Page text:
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The positioning of the offensive tackles in a formation.

2009-0805-BMcKinnie

Minnesota Vikings' offensive tackle Bryant McKinnie

Tackle is a playing position in American and Canadian football. Historically, in the one-platoon system a tackle played on both offense and defense. In the modern system of specialized units, offensive tackle and defensive tackle are separate positions.

Offensive tackleEdit

The offensive tackle (OT, T) is a position of the offensive line, left and right. Like other offensive linemen, their job is to block: to physically keep defenders away from the offensive player who has the football. The term "tackle" is a vestige of an earlier era of football, in which the same players played both offense and defense.

A tackle is the strong position on the offensive line. They power their blocks with quick steps and maneuverability. The tackles are mostly in charge of the outside protection. If the tight end goes out for a pass, the tackle must cover everyone that his guard doesn’t, plus whoever the tight end isn’t covering. Usually they defend against defensive ends. In the NFL, offensive tackles often measure over 6 ft 4 in (193 cm) and 300 pounds (136 kilograms).

In the current version of the A-11 offense, offensive tackles are known as "anchors," and have a significantly different role.[1]

According to Sports Illustrated football journalist Paul "Dr. Z" Zimmerman, Offensive Tackles consistently achieve the highest scores, relative to the other positional groups, on the Wonderlic Test, with an average of 26. The Wonderlic is taken before the draft to assess each player's aptitude for learning and problem solving; a score of 26 is estimated to correspond with an IQ of 112.

Right tackleEdit

The right tackle (RT) is usually the team's best run blocker. Most running plays are towards the strong side (the side with the tight end) of the offensive line. Consequently the right tackle will face the defending team's best run stoppers. He must be able to gain traction in his blocks so that the running back can find a hole to run through.

Left tackleEdit

The left tackle (LT) is usually the team's best pass blocker. Of the two tackles, the left tackles will often have better footwork and agility than the right tackle in order to counteract the pass rush of defensive ends. Most quarterbacks are right-handed and in order to throw, they stand with their left shoulders facing down field, closer to the line of scrimmage. Thus, they turn their backs to defenders coming from the left side, creating a vulnerable "blind side" that the left tackle must protect. (Conversely, teams with left-handed quarterbacks tend to have their better pass blockers at right tackle for the same reason.)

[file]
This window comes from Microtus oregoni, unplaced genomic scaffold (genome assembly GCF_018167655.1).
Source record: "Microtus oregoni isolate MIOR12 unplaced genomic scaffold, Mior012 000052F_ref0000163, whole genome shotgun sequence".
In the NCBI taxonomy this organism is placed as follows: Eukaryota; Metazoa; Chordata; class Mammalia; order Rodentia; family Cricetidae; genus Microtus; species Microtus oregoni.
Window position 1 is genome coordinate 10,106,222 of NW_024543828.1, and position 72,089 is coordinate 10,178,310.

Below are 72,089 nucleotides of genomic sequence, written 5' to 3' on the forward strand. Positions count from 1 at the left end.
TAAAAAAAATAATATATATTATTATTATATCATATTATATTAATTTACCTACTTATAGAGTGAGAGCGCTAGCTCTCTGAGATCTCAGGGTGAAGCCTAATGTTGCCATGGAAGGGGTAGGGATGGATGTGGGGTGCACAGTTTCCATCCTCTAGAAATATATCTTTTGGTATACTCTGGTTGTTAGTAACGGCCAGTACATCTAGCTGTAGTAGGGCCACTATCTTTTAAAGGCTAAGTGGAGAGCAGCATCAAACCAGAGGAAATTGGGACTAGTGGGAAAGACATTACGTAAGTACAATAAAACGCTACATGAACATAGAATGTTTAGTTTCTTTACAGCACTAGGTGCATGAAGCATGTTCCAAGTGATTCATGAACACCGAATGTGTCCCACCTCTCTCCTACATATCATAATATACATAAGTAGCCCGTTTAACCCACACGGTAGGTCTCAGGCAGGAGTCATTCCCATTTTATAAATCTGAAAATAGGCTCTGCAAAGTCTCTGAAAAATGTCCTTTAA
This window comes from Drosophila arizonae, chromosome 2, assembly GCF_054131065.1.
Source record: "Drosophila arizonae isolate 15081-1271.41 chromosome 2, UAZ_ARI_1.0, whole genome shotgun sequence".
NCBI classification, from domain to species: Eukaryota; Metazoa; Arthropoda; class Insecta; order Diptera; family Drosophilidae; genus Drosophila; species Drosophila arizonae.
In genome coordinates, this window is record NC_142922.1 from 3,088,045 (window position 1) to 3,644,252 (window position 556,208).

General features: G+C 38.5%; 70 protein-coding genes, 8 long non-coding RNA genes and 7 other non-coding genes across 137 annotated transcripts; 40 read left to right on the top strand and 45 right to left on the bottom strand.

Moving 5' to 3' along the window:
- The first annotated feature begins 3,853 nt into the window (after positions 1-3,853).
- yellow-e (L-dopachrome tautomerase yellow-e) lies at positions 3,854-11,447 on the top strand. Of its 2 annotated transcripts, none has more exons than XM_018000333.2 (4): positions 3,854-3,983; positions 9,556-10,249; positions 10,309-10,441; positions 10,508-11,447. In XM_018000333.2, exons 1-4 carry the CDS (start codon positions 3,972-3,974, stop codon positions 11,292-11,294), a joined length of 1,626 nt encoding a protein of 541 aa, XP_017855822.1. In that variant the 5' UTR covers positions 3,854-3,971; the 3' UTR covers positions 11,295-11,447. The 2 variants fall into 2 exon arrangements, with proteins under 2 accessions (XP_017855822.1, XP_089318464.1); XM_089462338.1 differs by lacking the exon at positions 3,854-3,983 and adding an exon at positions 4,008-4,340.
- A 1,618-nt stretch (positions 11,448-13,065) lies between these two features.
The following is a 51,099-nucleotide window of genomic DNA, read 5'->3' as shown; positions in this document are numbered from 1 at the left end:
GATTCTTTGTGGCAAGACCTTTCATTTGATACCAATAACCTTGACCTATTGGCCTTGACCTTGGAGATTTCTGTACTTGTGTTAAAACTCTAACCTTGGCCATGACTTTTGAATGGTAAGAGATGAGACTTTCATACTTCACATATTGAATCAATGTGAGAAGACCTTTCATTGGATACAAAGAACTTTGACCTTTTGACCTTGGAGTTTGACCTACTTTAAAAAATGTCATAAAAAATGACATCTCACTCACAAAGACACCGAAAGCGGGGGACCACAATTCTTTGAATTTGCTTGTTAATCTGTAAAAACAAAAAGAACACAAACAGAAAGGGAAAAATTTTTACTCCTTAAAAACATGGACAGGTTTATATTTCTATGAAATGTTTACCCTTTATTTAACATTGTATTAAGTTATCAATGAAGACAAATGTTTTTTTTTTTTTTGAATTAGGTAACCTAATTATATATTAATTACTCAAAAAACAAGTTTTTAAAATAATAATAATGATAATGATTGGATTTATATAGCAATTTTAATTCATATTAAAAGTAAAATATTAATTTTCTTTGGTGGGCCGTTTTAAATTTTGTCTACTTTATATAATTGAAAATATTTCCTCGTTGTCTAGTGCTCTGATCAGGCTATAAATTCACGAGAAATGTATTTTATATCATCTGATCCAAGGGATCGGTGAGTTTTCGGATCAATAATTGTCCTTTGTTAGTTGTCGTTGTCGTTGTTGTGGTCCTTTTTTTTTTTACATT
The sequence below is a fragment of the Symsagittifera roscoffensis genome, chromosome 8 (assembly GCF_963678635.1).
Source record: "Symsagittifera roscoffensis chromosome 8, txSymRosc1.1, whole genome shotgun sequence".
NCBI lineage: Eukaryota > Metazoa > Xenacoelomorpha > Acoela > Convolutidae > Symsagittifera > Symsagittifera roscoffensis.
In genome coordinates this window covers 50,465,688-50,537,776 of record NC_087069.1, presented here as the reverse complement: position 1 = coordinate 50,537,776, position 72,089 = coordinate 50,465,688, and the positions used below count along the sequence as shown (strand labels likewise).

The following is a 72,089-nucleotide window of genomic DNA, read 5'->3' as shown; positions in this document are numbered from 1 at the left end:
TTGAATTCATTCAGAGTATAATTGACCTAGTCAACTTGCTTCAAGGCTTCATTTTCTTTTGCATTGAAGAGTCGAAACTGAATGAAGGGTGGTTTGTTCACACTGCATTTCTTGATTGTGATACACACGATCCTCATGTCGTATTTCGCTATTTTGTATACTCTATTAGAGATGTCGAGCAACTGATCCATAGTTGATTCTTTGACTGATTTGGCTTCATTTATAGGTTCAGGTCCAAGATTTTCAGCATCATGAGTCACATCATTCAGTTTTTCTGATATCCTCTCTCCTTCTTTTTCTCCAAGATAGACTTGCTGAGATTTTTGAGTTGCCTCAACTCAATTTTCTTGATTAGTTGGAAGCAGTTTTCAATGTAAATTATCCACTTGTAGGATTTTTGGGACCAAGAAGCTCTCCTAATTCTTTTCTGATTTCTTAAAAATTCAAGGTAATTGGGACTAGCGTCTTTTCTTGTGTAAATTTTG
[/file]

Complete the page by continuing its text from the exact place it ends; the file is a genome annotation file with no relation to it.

A 2006 book by Michael Lewis, The Blind Side: Evolution of a Game, sheds much light on the workings of the left tackle position. The book discusses how the annual salary of left tackles in the NFL skyrocketed in the mid-90's. Premier left tackles are now highly sought after commodities, and are often the second highest paid players on a roster after the quarterback; at least one left tackle is almost always picked with one of the first five positions in the NFL Draft.[2] Recent examples include Trent Williams (2010, 4th overall pick), Jake Long (2008, 1st overall pick), and Joe Thomas (2007, 3rd overall pick).

Defensive tackleEdit

A defensive tackle or DT typically is the largest and strongest of the defensive players. When teams don't have a nose tackle, the defensive tackle typically lines up opposite one of the offensive guards. Depending on a team's individual defensive scheme, a defensive tackle may be called upon to fill several different roles. These roles may include merely holding the point of attack by refusing to be moved, or penetrating a certain gap between offensive linemen to break up a play in the opponent's backfield. If a defensive tackle reads a pass play, his primary responsibility is to pursue the quarterback, or simply knock the pass down at the line if it's within arm's reach. Other responsibilities of the defensive tackle may be to pursue the screen pass or drop into coverage in a zone blitz scheme. In a traditional 4-3 defensive set, there is no nose tackle. Instead there is a left and right defensive tackle. Some teams especially in the NFL do have a nose tackle in this scheme, but most of them do not. [3]